The Tabernacle of Unity

‘The Soul Is Not A Combination Of Elements’

‘Psyche’ by Paul Alfred de Curzon, (c.1840-1859)

Abdu’l Baha contrasted the material body which is composed of atoms and subject to decomposition with the soul which being a simplex is eternal.

“The whole physical creation is perishable. These material bodies are composed of atoms; when these atoms begin to separate decomposition sets in, then comes what we call death. This composition of atoms, which constitutes the body or mortal element of any created being, is temporary. When the power of attraction, which holds these atoms together, is withdrawn, the body, as such, ceases to exist. With the soul it is different. The soul is not a combination of elements, it is not composed of many atoms, it is of one indivisible substance and therefore eternal. It is entirely out of the order of the physical creation; it is immortal! Scientific philosophy has demonstrated that a simple element (‘simple’ meaning ‘not composed’) is indestructible, eternal. The soul, not being a composition of elements, is, in character, as a simple element, and therefore cannot cease to exist. The soul, being of that one indivisible substance, can suffer neither disintegration nor destruction, therefore there is no reason for its coming to an end”.

Paris Talks

‘Yet In Their Own Degree They Exist’

Abdu’l Baha taught that although compared to God the world of becoming can be seen as an illusion it  clearly possesses a relative reality.

“Certain sophists think that existence is an illusion, that each being is an absolute illusion which has no existence—in other words, that the existence of beings is like a mirage, or like the reflection of an image in water or in a mirror, which is only an appearance having in itself no principle, foundation or reality. This theory is erroneous; for though the existence of beings in relation to the existence of God is an illusion, nevertheless, in the condition of being it has a real and certain existence. It is futile to deny this. For example, the existence of the mineral in comparison with that of man is nonexistence, for when man is apparently annihilated, his body becomes mineral; but the mineral has existence in the mineral world. Therefore, it is evident that earth, in relation to the existence of man, is nonexistent, and its existence is illusory; but in relation to the mineral it exists.In the same manner the existence of beings in comparison with the existence of God is but illusion and nothingness; it is an appearance, like the image reflected in a mirror. But though an image which is seen in a mirror is an illusion, the source and the reality of that illusory image is the person reflected, whose face appears in the mirror. Briefly, the reflection in relation to the person reflected is an illusion. Then it is evident that although beings in relation to the existence of God have no existence, but are like the mirage or the reflections in the mirror, yet in their own degree they exist”.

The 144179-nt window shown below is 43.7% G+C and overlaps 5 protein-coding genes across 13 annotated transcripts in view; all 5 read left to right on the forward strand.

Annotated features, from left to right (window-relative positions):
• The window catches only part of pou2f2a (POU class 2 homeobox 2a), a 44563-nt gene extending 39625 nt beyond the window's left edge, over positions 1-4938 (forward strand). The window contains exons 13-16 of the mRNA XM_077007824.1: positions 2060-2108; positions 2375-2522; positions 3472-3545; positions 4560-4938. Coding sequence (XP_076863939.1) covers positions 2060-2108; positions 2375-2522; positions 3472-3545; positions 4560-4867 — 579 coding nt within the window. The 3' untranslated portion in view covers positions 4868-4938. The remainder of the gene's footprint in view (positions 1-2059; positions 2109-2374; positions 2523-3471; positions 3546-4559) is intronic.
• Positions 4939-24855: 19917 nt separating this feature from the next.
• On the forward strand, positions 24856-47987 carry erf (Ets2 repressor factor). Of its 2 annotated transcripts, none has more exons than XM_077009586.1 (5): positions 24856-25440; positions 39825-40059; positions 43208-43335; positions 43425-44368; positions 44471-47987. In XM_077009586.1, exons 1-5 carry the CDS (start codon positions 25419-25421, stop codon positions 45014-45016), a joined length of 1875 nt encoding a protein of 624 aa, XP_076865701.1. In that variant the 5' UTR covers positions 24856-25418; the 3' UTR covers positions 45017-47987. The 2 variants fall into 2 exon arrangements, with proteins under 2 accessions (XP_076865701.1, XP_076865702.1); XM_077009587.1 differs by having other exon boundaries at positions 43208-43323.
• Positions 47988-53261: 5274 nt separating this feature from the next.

‘Some Answered Questions’

‘Knowledge And Wisdom’

‘Abdu’l Baha extols philosophers with deistic beliefs or moderate materialist beliefs as contributing to the progress of humanity.

‘…deistic philosophers, such as Socrates, Plato and Aristotle, they are indeed worthy of esteem and of the highest praise, for they have rendered distinguished services to mankind. In like manner we regard the materialistic, accomplished, moderate philosophers, who have been of service (to mankind). We regard knowledge and wisdom as the foundation of the progress of mankind, and extol philosophers who are endowed with broad vision…’